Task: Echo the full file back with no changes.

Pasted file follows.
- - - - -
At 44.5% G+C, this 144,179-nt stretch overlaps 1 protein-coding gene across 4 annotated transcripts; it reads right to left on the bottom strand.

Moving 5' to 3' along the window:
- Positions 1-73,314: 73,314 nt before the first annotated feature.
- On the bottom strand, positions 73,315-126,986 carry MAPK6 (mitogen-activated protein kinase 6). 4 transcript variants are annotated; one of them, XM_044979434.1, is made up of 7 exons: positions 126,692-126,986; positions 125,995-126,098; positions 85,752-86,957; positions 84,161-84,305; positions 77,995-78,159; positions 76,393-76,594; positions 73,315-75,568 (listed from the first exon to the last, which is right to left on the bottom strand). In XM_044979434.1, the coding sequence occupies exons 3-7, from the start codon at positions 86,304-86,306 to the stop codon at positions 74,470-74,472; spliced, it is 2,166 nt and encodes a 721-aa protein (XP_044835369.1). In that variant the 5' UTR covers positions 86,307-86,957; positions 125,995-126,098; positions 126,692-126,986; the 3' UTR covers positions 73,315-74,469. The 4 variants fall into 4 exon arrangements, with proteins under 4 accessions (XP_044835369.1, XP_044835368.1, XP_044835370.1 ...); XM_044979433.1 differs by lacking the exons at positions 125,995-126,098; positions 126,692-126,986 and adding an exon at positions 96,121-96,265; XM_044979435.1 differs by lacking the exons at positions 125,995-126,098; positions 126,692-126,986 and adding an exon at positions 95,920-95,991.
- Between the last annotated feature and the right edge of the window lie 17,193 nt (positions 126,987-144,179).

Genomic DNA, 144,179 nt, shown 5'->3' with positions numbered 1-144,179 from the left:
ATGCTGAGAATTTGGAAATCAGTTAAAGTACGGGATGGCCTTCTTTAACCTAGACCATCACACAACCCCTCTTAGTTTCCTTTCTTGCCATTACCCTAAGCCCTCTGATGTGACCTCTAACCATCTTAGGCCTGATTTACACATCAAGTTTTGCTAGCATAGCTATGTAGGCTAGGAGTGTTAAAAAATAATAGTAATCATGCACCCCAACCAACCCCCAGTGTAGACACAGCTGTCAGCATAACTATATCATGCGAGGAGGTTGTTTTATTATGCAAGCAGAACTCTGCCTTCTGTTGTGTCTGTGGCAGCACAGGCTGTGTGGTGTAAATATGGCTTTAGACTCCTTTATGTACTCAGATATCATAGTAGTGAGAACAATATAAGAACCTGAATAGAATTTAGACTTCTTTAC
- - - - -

At 44.5% G+C, this 144,179-nt stretch overlaps 1 protein-coding gene across 4 annotated transcripts; it reads right to left on the bottom strand.

Moving 5' to 3' along the window:
- Positions 1-73,314: 73,314 nt before the first annotated feature.
- On the bottom strand, positions 73,315-126,986 carry MAPK6 (mitogen-activated protein kinase 6). 4 transcript variants are annotated; one of them, XM_044979434.1, is made up of 7 exons: positions 126,692-126,986; positions 125,995-126,098; positions 85,752-86,957; positions 84,161-84,305; positions 77,995-78,159; positions 76,393-76,594; positions 73,315-75,568 (listed from the first exon to the last, which is right to left on the bottom strand). In XM_044979434.1, the coding sequence occupies exons 3-7, from the start codon at positions 86,304-86,306 to the stop codon at positions 74,470-74,472; spliced, it is 2,166 nt and encodes a 721-aa protein (XP_044835369.1). In that variant the 5' UTR covers positions 86,307-86,957; positions 125,995-126,098; positions 126,692-126,986; the 3' UTR covers positions 73,315-74,469. The 4 variants fall into 4 exon arrangements, with proteins under 4 accessions (XP_044835369.1, XP_044835368.1, XP_044835370.1 ...); XM_044979433.1 differs by lacking the exons at positions 125,995-126,098; positions 126,692-126,986 and adding an exon at positions 96,121-96,265; XM_044979435.1 differs by lacking the exons at positions 125,995-126,098; positions 126,692-126,986 and adding an exon at positions 95,920-95,991.
- Between the last annotated feature and the right edge of the window lie 17,193 nt (positions 126,987-144,179).

Genomic DNA, 144,179 nt, shown 5'->3' with positions numbered 1-144,179 from the left:
ATGCTGAGAATTTGGAAATCAGTTAAAGTACGGGATGGCCTTCTTTAACCTAGACCATCACACAACCCCTCTTAGTTTCCTTTCTTGCCATTACCCTAAGCCCTCTGATGTGACCTCTAACCATCTTAGGCCTGATTTACACATCAAGTTTTGCTAGCATAGCTATGTAGGCTAGGAGTGTTAAAAAATAATAGTAATCATGCACCCCAACCAACCCCCAGTGTAGACACAGCTGTCAGCATAACTATATCATGCGAGGAGGTTGTTTTATTATGCAAGCAGAACTCTGCCTTCTGTTGTGTCTGTGGCAGCACAGGCTGTGTGGTGTAAATATGGCTTTAGACTCCTTTATGTACTCAGATATCATAGTAGTGAGAACAATATAAGAACCTGAATAGAATTTAGACTTCTTTAC